As I sat in the bar of the Menier Chocolate Factory on an extraordinarily sunny Sunday afternoon, it was hard to describe the atmosphere amongst my 10 or so theater loving friends. Was it glum? Was it funereal? It was certainly creative, as we struggled to put into words the experience we had just lived through.
“The singing. The performers had good voices.”
“And their professionalism. They weren’t holding back. There was no sense of unwillingness or self-consciousness in their performances. They were really giving it their best.”
“The costumes were good, weren’t they? And many of the roles for older women were really good.”
“Oh yes, it was great seeing Nancy Opel on stage again.”
“You know what’s weird about this conversation? It’s like listening to people talk about a Thanksgiving dinner where you’ve burnt the turkey, and everyone’s, ‘Ooh, the pie was really good, I loved the pie’ or ‘Gosh you did a nice job with the salad …’ ”
“All while we’re all staring at the big burnt turkey in the middle of the table?”
Yep, that’s exactly what it was: a gigantic, horking, charred and smoking turkey carcass, and not an accidental turkey you blundered into while slumming in some pub theater (or at the National), but some well-financed, “we’re taking it on a trial run before it goes to Broadway” (I shit you not, it says so right here) with BIG names (Hal Prince, Susan Stroman, Mandy Patinkin) behind it, all of whom should have at some point stood up and said, “My God! We are all making tremendous fools of ourselves! This thing stinks!” (So badly, in fact, I fear the smell may creep upstairs and scare of patrons of the Menier’s cafe.)
It is hard, hard I tell you, to figure out where to start a level discussion about a play which I can say so little on the positive side of the ledger other than that everyone sang on key and I adored the costumes (kudos Judy Dolan, it was nice to see that money well-spent and from my second row seat I got an eyeful). The plot was some bizarre flip of Mayerling (fin de siecle Vienna, only everyone’s a happy hedonist) and Measure for Measure sprinkled with a hefty dose of The King and I; following a Muslim emperor and his eunuch (both claimed to be from Persia but were clearly both from Panto-land, where everyone is white and the women all wear belly-dancing costumes) as they try to get the emperor’s libido working again and the eunuch (Mandy Patinkin) learns about love by going to whore houses and sex clubs. We got to hear songs about love, about masturbation, about love, about pleasure, all sort of set to some waltzes …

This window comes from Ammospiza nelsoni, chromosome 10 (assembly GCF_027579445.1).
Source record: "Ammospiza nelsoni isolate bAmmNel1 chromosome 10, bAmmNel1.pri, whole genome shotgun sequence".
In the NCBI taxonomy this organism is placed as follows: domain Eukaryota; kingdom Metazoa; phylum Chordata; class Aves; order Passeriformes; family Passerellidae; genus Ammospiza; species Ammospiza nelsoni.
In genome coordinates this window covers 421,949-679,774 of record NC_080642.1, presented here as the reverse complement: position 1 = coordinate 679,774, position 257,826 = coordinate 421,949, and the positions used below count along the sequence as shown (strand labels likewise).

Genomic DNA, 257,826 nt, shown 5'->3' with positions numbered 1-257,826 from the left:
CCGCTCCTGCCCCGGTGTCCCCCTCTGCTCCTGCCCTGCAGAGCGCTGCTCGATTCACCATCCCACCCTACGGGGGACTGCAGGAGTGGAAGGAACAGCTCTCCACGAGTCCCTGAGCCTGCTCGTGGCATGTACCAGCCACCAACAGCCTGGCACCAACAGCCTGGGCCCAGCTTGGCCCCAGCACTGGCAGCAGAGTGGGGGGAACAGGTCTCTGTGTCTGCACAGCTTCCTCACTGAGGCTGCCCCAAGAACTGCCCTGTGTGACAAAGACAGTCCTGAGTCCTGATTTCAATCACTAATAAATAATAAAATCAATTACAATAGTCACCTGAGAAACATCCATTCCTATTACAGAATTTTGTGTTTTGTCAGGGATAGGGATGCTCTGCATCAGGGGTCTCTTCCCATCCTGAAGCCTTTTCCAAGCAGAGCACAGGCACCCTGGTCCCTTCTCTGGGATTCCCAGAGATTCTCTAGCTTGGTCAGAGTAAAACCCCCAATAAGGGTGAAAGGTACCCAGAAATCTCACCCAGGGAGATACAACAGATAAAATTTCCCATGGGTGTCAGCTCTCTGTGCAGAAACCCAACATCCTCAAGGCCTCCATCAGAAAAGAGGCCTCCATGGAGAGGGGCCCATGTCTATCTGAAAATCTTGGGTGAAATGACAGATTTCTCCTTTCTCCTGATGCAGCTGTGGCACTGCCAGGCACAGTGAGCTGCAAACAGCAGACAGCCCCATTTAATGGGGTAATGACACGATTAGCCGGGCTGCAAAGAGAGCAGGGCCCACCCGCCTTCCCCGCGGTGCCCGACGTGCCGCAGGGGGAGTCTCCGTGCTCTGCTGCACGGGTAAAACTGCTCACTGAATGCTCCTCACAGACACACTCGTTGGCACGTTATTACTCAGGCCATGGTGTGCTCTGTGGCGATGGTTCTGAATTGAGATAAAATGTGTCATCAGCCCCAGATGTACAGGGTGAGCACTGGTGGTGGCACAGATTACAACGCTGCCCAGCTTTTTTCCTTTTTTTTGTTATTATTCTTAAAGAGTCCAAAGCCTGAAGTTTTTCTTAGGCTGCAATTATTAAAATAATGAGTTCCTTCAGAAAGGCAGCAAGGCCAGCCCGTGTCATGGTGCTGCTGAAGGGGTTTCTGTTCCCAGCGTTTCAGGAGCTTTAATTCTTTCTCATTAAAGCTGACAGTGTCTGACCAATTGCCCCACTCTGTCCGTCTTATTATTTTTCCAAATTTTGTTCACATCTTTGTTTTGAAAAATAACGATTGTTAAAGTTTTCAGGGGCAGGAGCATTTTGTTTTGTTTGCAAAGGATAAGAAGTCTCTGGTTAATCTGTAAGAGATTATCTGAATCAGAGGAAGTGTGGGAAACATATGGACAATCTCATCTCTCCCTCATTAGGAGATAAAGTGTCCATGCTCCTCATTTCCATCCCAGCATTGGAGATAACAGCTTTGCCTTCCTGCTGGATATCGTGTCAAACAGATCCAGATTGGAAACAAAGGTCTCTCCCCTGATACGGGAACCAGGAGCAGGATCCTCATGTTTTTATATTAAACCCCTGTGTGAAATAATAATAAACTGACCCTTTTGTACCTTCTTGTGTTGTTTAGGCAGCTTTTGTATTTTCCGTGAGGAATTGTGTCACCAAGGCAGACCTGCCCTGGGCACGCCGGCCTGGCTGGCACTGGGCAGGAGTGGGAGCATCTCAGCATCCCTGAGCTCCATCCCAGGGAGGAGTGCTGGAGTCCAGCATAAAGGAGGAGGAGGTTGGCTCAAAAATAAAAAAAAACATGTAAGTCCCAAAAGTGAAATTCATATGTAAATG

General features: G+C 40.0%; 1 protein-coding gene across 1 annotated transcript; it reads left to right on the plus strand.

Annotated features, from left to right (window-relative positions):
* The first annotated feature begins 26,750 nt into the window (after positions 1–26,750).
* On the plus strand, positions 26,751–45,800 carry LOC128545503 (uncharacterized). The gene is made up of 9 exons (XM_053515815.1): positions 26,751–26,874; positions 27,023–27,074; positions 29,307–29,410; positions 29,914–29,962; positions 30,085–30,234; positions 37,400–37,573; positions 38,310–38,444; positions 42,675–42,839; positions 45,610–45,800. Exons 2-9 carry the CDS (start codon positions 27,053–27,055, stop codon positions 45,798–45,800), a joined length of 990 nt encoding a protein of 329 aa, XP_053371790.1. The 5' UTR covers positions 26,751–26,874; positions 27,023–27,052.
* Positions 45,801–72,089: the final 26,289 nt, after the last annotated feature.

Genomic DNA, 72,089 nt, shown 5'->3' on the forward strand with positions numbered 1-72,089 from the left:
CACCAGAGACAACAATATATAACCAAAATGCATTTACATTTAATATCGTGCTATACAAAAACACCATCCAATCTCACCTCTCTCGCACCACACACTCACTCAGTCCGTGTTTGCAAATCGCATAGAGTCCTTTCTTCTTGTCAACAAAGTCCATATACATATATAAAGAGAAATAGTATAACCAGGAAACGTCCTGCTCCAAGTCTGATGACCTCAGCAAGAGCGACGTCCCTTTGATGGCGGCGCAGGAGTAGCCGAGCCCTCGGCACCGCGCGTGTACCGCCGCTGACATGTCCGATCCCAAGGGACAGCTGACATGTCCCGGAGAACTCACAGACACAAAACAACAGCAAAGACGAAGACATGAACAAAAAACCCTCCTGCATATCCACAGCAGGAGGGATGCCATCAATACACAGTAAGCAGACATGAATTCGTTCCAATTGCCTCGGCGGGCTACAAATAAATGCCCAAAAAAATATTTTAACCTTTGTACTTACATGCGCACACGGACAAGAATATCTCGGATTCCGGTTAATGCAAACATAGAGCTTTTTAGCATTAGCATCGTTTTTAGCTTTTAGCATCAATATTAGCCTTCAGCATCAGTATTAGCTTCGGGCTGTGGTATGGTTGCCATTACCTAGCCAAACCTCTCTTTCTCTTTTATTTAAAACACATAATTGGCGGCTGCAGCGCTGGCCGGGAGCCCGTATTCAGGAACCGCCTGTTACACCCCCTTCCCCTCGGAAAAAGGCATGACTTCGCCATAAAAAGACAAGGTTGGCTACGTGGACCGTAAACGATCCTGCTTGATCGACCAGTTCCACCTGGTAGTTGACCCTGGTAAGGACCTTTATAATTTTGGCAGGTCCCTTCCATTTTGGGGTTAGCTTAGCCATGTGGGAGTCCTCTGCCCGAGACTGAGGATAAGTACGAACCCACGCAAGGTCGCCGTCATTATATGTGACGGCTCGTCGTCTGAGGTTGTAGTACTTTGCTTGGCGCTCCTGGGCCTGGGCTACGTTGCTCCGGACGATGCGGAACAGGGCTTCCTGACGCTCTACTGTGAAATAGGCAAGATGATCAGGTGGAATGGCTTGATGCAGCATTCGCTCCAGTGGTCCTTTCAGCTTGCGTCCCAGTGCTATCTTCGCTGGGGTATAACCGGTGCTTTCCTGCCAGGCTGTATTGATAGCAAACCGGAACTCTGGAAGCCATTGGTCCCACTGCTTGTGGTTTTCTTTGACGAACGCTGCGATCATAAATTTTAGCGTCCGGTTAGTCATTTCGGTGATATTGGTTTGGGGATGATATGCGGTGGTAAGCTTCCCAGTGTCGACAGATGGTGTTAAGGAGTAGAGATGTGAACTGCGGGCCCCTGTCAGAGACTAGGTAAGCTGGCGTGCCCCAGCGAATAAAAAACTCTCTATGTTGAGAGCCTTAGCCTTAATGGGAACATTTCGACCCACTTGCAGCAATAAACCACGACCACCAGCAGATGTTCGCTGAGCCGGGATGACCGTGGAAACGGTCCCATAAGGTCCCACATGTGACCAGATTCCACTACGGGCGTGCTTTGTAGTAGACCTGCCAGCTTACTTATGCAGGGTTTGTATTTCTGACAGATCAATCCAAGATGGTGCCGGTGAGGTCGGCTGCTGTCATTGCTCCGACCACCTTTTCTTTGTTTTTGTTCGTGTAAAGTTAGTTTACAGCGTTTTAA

but I stopped listening. The words came in my ears and then went flat, the songs failed to illuminate the characters in any sort of interesting way. I enjoyed the fun and raciness of the scene in “Club Bat,” where the Viennese were running in and out of rooms having little sexual encounters behind the curtains while lovely girls danced around in front …
but I’d long ago lost my interest in what the eunuch was going to do, or how he was going to interact with these people. Instead it was one scene change after another, clumsy throwaway dialogue, absolutely nothing of interest happening with our so-called lead character (other than him mopping his head repeatedly – I’m pleased to say there is AC in the Menier and it was working, so it won’t be so painful if you’re in the audience). It all winds up building to some weak switched identity thing …
which led to intermission, which I came back from …
… and then it got even worse and I wondered, my God, could they really take the male non-lead of act one and suddenly turn him into Pierrot Lunaire/Paul (from Die Tote Stadt), only we’re really supposed to believe he got a job at as an actor and he’s going to try to kill himself but then suddenly …
I’d say I’d worry about giving too much away, but instead I’ll relate this quote from our post-show recap:
“Wow, how about that last scene in the dressing room?”
“I don’t know, what did you think?”
“It was just so amazing, I was hoping it would never end?”
“No, I’m kidding.”
“God, you had me fooled there for a minute. You’ve got a great delivery!”
I find myself relieved that this show came to The Menier Chocolate Factory before anywhere else, because I’m convinced that this massive pile of talent has the opportunity to something so much better – in fact, almost anything better – and with the money they saved by discovering what a horror they’ve given birth to BEFORE they blow a wad taking it to the Great White Way, there’s that much more hope for them getting their acts together and doing something worthy before Hal Prince kicks it. Gene Kelley never got another chance after Xanadu: Hal may still have hope.
Based on this show, I have coined this new name for the venue. The Menier: where dreams go to die. I mean, hey, I only had 30 quid and 2 1/2 hours invested in this; things could have been so much worse.
(This review is for a matinee performance that took place on Sunday, May 23rd, 2010. Please don’t encourage them to continue this horror by going to see it and let it die a peaceful death at home with its loved ones, thereby freeing everyone involved with it to get on with their lives elsewhere.)